Pope Francis addressed Russian President Vladimir Putin for the first time on Sunday, “imploring” him to “stop the spiral of violence” in Ukraine, citing the risk of escalating the conflict on a global scale.
Before the Angelus prayer in St. Peter’s Square, the pope addressed “the president of the Russian Federation, asking him to stop, also out of love for his people, this spiral of violence and death,” according to AFP.
It is the first time the pope has directly addressed the Russian president during a speech since the conflict began on Feb. 24. The pope also spoke for the first time about Moscow’s annexations of Ukrainian territory, deploring the “new actions contrary to the principles of international law.”
Vladimir Putin proclaimed the annexation of four Ukrainian regions on Friday, a decision that drew strong criticism from the international community.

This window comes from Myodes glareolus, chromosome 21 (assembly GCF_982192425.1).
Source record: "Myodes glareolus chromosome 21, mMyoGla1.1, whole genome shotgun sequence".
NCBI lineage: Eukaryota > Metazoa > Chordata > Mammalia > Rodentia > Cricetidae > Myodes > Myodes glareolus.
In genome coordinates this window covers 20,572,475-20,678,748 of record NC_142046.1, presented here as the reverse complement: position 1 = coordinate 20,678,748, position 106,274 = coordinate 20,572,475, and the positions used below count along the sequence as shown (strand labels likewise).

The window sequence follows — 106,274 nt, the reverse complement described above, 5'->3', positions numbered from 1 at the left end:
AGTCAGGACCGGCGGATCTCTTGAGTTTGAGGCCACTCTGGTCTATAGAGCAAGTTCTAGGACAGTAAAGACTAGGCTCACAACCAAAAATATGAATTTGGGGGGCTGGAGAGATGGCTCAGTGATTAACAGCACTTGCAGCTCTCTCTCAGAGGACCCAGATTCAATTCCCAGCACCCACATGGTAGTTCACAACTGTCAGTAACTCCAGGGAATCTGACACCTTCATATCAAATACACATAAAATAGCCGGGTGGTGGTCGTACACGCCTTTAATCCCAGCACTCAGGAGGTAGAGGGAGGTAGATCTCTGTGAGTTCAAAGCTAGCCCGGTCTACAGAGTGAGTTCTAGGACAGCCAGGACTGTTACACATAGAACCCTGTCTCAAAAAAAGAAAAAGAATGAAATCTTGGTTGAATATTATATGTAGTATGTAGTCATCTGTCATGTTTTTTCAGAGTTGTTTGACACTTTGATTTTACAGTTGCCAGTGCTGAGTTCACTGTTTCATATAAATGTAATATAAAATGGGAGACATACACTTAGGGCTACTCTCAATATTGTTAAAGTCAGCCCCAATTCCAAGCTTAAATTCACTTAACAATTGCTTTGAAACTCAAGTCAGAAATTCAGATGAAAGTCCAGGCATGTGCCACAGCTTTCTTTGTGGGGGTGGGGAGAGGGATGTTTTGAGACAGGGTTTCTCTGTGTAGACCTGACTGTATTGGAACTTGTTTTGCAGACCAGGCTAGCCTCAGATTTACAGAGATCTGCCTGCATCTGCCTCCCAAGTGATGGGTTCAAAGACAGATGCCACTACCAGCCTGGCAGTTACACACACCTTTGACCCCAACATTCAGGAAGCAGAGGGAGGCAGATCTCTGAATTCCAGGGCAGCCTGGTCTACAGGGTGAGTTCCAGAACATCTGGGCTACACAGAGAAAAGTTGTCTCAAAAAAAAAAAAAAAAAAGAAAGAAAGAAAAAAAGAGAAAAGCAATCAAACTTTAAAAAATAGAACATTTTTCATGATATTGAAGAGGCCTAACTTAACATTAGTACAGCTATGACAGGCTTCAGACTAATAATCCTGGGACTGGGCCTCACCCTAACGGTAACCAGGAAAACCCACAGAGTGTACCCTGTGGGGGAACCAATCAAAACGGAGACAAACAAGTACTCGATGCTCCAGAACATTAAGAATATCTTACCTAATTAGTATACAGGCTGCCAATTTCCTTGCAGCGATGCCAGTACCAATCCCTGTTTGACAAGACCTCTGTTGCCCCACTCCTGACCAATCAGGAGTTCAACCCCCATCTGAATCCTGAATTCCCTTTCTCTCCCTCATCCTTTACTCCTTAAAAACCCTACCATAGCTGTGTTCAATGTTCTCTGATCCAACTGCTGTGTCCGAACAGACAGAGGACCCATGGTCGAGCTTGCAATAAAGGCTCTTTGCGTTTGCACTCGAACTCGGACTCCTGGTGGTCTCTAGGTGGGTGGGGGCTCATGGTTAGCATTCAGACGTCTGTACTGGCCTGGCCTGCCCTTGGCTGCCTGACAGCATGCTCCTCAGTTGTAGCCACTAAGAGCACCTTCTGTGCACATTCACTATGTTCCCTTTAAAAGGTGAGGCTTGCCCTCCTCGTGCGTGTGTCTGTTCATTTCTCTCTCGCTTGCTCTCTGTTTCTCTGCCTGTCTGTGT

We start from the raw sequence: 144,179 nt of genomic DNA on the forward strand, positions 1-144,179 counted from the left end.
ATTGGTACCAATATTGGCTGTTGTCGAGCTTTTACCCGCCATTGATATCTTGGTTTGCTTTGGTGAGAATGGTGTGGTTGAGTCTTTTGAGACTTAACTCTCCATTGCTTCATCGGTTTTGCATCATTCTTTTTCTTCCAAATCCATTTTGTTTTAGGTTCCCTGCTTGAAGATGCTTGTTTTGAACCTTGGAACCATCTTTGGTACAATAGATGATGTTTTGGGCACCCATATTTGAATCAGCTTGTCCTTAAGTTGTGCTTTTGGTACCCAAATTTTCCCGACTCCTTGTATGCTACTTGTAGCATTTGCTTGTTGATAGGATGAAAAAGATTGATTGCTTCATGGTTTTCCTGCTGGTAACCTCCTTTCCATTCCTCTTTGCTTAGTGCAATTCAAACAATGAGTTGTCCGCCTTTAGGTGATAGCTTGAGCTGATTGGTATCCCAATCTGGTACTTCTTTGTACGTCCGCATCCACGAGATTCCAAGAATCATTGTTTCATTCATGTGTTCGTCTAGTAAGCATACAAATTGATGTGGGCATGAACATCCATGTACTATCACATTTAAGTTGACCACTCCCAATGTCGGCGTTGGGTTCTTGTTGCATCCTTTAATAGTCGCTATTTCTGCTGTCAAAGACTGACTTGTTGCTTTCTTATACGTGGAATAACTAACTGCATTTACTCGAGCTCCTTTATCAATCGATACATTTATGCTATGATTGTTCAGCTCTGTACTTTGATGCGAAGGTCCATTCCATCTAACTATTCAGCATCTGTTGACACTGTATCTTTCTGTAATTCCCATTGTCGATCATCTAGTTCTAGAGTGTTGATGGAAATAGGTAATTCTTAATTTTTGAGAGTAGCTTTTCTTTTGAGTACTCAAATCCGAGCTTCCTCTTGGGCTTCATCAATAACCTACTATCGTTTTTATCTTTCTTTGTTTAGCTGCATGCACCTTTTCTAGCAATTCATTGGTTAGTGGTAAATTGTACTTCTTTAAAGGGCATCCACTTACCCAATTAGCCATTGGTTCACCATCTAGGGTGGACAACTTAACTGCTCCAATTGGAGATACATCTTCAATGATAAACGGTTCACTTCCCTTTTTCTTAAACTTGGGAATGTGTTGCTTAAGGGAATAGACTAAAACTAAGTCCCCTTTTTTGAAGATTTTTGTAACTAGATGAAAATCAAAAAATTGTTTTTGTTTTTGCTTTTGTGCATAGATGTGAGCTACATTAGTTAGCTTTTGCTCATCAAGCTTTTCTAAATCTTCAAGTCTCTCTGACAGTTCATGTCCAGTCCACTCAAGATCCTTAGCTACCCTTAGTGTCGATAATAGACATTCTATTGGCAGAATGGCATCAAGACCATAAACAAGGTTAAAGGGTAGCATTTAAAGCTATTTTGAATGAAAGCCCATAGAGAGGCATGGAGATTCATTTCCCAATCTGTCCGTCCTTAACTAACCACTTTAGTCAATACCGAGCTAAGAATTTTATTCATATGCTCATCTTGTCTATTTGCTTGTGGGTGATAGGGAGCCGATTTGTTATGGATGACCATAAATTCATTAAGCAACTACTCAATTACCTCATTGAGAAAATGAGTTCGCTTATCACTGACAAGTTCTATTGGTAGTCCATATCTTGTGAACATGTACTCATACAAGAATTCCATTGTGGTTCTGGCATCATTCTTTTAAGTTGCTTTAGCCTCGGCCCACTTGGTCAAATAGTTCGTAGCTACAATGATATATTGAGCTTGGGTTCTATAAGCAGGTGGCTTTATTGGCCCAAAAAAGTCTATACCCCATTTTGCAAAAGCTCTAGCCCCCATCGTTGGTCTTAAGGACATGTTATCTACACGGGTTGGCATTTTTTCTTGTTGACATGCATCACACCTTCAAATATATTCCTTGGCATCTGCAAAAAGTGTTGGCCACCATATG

“I deeply deplore the serious situation that has arisen in recent days (…) It increases the risk of nuclear escalation to fears of uncontrollable and catastrophic global consequences,” he said.
The Pontiff also launched “an equally candid appeal to the President of Ukraine to be open to serious proposals for peace.”
“It is upsetting that the world learns about the geography of Ukraine through names like Bucha, Irpin, Mariupol, Izmir, Zaporozhye, and other places, which have become places of untold suffering and fear,” he said. “And what about the fact that mankind is again facing the atomic threat? It is absurd.”
Once again denouncing the “madness” and “horror” of war, Pope Francis insisted on “respect for the sacrosanct value of human life” and “the sovereignty and territorial integrity of every country.”
The Holy See has been trying since Feb. 24 to maintain a delicate diplomatic balance in its relationship with the two countries, with the pope condemning a “cruel and senseless” war while keeping open the possibility of dialogue with Moscow.